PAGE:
ASH Young Scholar Awards
ASH members may nominate qualified young investigators for the ASH Young Scholar Award. The Young Scholar Award recognizes the achievements of outstanding young investigators in the field of hypertension.
The Young Scholar Award will be presented during the Annual Scientific Meeting and Exposition of the American Society of Hypertension, Inc.
One award will be given, with $3,000 as a personal award, and $3,000 toward laboratory expenses ($6,000 total for the award). The awardee will also be asked to give a brief lecture presenting the research for which the award was given at the ASH Annual Scientific Meeting.
To qualify for the award, candidates must have received an advance professional degree within the last 15 years and be currently active in research in hypertension or related cardiovascular diseases. Only applicants from North America are considered.
Who wish to have their candidates nominated for an award must be current ASH members and provide the following information:
||Complete name, address, phone, and fax numbers, and email of the nominee.
||A signed letter of recommendation from the sponsor with a description of the candidate's achievements.
Should supply 8 copies of the following:
||Current curriculum vitae
||2 original publications from a scientific journal
For more information, please contact:
Ashley Buron, Program Coordinator
American Society of Hypertension
45 Main Street, suite #712
Brooklyn, NY 11201
The American Society of Hypertension is pleased to announce the recipient of the ASH 2014 Young Scholar Award:
Justin L. Grobe, PhD
The 2014 Awards were presented during the ASH Twenty-Ninth Annual Scientific Meeting during the Awards Plenary Session, held on Monday, May 19, 2014.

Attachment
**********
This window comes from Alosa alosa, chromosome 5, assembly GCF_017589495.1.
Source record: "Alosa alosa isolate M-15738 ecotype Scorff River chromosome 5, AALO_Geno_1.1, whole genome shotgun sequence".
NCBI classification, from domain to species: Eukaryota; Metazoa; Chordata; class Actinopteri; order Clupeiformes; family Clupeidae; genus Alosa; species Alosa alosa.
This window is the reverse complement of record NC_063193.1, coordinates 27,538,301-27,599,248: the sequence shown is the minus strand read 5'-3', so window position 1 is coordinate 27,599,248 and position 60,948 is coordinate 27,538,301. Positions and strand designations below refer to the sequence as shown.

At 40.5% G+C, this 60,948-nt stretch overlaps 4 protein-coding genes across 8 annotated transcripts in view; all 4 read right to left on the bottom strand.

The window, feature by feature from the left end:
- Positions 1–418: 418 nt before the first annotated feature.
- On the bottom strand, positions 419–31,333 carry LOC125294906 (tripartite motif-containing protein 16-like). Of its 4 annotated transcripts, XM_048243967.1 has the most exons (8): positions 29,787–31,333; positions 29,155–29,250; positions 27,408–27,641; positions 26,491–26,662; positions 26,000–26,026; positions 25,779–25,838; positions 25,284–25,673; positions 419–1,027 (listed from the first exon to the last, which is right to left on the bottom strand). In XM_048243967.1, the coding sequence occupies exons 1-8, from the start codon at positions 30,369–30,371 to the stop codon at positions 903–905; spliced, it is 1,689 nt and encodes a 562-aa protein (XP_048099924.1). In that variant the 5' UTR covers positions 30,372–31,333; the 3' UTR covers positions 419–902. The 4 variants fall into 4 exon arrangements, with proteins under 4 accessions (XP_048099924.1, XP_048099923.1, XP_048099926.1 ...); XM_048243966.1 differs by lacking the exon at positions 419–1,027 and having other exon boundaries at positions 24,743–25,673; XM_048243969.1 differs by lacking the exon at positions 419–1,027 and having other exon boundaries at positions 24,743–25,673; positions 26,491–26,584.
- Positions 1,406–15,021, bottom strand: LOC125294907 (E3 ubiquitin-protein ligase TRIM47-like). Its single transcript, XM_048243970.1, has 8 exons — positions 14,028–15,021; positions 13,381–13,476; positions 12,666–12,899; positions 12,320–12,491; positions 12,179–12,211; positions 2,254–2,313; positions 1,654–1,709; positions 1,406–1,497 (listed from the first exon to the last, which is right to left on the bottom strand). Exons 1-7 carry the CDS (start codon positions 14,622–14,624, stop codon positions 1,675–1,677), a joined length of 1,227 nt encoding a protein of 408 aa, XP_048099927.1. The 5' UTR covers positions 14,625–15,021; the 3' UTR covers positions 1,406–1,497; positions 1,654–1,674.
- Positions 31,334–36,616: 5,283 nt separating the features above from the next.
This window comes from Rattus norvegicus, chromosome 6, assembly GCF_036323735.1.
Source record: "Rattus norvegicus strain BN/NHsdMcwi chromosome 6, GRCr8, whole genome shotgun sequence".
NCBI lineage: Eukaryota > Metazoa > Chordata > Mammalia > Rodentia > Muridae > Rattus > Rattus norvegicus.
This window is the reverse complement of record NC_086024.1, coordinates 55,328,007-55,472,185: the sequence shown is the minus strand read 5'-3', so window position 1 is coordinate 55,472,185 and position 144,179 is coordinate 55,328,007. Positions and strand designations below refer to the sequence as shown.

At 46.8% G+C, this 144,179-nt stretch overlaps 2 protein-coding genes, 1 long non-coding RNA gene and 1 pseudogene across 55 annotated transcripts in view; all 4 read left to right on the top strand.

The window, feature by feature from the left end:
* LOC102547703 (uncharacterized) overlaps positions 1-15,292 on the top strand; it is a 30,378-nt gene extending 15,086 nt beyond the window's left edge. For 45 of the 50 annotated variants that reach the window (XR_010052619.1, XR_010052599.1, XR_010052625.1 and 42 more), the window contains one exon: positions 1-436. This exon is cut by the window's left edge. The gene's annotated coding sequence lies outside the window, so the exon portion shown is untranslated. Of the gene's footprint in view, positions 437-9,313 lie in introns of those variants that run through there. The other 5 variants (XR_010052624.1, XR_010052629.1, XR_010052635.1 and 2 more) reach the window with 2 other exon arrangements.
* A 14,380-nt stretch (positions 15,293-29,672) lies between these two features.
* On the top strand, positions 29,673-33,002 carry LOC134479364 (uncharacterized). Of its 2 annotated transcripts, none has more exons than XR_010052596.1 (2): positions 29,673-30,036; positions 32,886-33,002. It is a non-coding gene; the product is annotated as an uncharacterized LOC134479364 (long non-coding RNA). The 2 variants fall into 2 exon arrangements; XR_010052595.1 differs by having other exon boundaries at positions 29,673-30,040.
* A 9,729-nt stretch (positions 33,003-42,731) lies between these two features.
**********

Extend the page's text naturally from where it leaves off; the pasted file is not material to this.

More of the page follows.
Justin L. Grobe, PhD
ASH Young Scholar Award Recipient
Justin L. Grobe, PhD, is an Assistant Professor of Pharmacology at the University of Iowa's Carver College of Medicine. He received his PhD in Pharmacodynamics from the University of Florida's College of Pharmacy in 2006, and performed postdoctoral work in Internal Medicine at the
University of Iowa. His ongoing research focuses on two distinct areas; the control of metabolic and cardiovascular function by the brain renin-angiotensin system, and the very early-pregnancy events that precipitate the development of the late-pregnancy cardiovascular disorder, preeclampsia.
Justin's work in these areas is currently supported through grants from the National Heart Lung and Blood Institute (both a K99/R00 award, and participation in a Program Project Grant), the American Heart Association, and the American Diabetes Association. These latest awards contribute to a full twenty years of uninterrupted extramural fellowship and research support. He has authored or coauthored thirty-two manuscripts published in distinguished journals including Cell Metabolism, Molecular Metabolism, Physiology, and Hypertension, and has several additional manuscripts currently in preparation or review. Justin's group has also recently documented the development of superior technologies to assess metabolic rate control in mice, and he is a co-inventor on multiple new patents describing novel extremely-early pregnancy diagnostic biomarker tests and potential pharmacological therapeutic approaches for preeclampsia.